Christianity's Empty Cradle? Relentless Pressures Drive Christians from the Middle East

By Christiansen, Drew | National Catholic Reporter, March 4, 2005 | Go to article overview

Christianity's Empty Cradle? Relentless Pressures Drive Christians from the Middle East


Christiansen, Drew, National Catholic Reporter


Parts I and II This is the first of a two-part series. Part 1 discusses the strains on Christian communities in the Middle East and looks at the conditions Christians face in different countries. Often these are quite dissimilar. Part II looks at the identity of Arab Christians and the state of Christian-Muslim dialogue in the Middle East.

In mid-February, the Druze population of Maghar, a village in Galilee, rioted against their Christian neighbors after a disgruntled teenager circulated a rumor that a Christian youth had posted nude photos of young Druze women on the Internet. Homes, cars and stores belonging to Christians were burned. Many Christians, who make up about 30 percent of Maghar's population, were forced to flee the town and, according to their Melkite pastor, are afraid to return home.

According to Amram Mitzna, the former mayor of Haffa and a candidate for prime minister in the last Israeli elections, police refused to intervene to protect the Christian community. Writing with the frankness for which Israelis are well-known, Mitzna asked in the Feb. 16 edition of Ha'artez, the liberal daily, "Can it be that in Israel, the state of the Jews--a people with much experience with persecution and pogroms in the name of religion--there could be such a thing as violence committed in the name of religion? The weekend of violence in Maghar answered this question. The disgrace did not end with the violence," Mitzna, who is a member of the Knesset, added, "It continued with the apathetic reaction of the police, who failed to intervene as they should have. They did not quell the violence or protect the Christian residents."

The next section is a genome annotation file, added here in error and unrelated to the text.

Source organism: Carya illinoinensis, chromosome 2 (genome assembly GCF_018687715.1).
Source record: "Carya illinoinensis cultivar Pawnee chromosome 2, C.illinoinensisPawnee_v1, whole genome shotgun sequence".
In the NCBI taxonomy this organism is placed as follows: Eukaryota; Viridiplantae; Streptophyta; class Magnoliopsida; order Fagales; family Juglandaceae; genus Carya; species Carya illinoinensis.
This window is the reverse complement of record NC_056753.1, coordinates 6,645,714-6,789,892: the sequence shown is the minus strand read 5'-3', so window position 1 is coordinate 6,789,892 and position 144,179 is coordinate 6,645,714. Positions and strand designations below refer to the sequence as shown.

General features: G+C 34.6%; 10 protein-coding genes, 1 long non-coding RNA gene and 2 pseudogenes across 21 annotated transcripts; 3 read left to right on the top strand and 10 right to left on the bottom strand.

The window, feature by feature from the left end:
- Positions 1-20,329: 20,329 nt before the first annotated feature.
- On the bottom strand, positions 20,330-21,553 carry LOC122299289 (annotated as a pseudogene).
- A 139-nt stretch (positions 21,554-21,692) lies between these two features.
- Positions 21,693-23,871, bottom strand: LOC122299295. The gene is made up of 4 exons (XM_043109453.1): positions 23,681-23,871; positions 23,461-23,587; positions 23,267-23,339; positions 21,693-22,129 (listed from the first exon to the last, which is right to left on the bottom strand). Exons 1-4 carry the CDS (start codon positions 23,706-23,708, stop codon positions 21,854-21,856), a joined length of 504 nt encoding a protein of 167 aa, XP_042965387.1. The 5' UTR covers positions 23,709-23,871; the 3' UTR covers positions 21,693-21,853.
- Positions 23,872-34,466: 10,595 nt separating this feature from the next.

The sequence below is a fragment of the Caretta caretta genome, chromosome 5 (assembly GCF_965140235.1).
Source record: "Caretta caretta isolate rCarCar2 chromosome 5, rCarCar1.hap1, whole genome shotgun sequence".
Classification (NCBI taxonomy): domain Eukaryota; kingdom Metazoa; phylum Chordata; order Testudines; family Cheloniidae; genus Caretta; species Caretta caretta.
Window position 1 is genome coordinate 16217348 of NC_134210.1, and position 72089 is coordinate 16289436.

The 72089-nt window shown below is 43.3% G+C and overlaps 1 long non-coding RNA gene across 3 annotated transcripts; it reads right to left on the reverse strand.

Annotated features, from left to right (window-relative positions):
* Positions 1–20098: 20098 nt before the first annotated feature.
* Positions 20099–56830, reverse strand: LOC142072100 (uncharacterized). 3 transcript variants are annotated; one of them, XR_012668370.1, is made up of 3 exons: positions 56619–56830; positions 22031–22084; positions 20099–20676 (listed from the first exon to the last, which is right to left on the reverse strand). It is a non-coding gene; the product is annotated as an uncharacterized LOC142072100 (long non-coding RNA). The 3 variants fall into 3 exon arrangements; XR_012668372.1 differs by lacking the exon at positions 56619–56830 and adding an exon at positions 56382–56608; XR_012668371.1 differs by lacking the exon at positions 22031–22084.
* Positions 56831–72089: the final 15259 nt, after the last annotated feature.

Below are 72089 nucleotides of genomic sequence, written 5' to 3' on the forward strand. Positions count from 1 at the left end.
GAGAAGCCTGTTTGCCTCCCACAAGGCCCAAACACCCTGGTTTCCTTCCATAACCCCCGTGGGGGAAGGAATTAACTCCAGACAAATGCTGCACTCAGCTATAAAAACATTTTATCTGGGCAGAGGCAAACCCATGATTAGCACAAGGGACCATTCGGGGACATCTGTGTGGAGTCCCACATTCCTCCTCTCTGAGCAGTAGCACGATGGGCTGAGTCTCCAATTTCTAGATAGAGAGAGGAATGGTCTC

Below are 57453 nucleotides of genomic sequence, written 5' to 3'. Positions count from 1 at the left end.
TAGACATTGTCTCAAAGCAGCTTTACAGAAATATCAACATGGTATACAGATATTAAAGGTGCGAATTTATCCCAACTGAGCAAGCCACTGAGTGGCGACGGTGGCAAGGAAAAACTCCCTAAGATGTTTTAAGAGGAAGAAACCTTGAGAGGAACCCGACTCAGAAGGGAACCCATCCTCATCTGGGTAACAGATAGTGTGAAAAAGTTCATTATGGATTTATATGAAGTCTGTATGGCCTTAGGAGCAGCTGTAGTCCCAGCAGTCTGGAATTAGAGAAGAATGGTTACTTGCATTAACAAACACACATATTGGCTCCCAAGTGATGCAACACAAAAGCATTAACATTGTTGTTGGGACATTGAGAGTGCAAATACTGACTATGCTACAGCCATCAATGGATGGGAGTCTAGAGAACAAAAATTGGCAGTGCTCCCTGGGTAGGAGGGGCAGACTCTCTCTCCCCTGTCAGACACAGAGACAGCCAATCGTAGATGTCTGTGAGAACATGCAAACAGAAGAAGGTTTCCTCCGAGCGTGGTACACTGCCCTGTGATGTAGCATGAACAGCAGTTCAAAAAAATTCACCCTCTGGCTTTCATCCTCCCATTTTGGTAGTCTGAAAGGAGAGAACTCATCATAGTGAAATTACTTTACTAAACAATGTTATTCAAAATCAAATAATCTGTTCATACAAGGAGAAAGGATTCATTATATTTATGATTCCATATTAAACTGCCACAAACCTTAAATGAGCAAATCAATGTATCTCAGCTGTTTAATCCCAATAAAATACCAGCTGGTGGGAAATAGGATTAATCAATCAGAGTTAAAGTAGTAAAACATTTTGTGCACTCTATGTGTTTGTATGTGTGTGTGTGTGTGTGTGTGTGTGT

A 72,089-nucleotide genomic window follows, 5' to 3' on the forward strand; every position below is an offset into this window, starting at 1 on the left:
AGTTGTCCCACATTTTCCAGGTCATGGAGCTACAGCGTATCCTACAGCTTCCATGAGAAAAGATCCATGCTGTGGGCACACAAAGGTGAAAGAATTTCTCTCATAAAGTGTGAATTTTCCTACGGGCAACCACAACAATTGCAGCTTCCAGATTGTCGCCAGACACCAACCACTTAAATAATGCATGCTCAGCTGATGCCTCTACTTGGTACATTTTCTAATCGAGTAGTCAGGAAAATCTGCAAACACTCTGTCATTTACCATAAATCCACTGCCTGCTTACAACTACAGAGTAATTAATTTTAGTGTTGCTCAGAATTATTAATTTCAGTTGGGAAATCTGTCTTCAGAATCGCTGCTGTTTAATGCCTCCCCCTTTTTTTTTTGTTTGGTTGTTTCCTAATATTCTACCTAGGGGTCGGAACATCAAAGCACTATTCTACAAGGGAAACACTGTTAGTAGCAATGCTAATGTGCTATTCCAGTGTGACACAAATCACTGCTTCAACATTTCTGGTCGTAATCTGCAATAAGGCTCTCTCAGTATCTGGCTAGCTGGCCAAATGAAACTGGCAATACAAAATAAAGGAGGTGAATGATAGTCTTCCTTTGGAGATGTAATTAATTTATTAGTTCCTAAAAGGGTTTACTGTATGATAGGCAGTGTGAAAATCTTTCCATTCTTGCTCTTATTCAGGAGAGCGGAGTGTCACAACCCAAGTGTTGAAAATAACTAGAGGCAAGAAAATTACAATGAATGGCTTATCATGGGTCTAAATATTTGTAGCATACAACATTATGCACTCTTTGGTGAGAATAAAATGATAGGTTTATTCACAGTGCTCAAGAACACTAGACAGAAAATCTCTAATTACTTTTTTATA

The anti-Christian rioting in Maghar is not unique; neither is the failure of the authorities to offer protection. All over the Middle East, Christians are under pressure. The situation varies from country to country, but the conditions that permitted them to coexist with their Muslim and Jewish neighbors in the modern Middle East for the last 80 years are fast eroding under pressure from militant Islam and the U.S. war on terror.

The assassination of Rafik Hariri, the former Lebanese prime minister, has unsettled the tense post-civil war peace in that country still further, putting the Christian presence there in further jeopardy. U.S. threats against Syria risk unleashing the kind of anti-Christian activity seen in Iraq following the U.S. invasion, in a country that, despite its tyranny, has provided Christians a safe haven in a troubled part of the world.

For the last 14 years, I advised the U.S. Conference of Catholic Bishops on international policy and particularly Middle East affairs. In recent months, I have been repeatedly asked by interested Catholics and others about the situation of Christians in the Middle East and particularly about the impact of Islamic fundamentalism on the Christian communities in the region. When NCR asked me to review a number of books on Middle Eastern Christians, it appeared to be an opportunity to provide a survey of the Christian Middle East for American readers.

Despite the general deterioration of the situation, conditions differ markedly from place to place. Thus, Part I of this article presents a country-by-country survey of the region. Part II addresses the key question of Christian-Muslim relations and briefly treats the issue of the Arab identity of Middle Eastern Christians, an issue that is vital to them but for which Western Christians have little appreciation. I hope this overview will increase knowledge of the ancient homeland of the Christian faith, dispel popular confusion, correct misimpressions and spur greater involvement on the part of American Catholics in advocacy on the behalf of the churches of the Middle East.

Dwindling numbers

Who are the Middle East's Christians? How did they become so few, and is there any justification for fears that they will disappear?

There are roughly 12 million Christians in the Middle East, with half, mostly Copts, in Egypt. …

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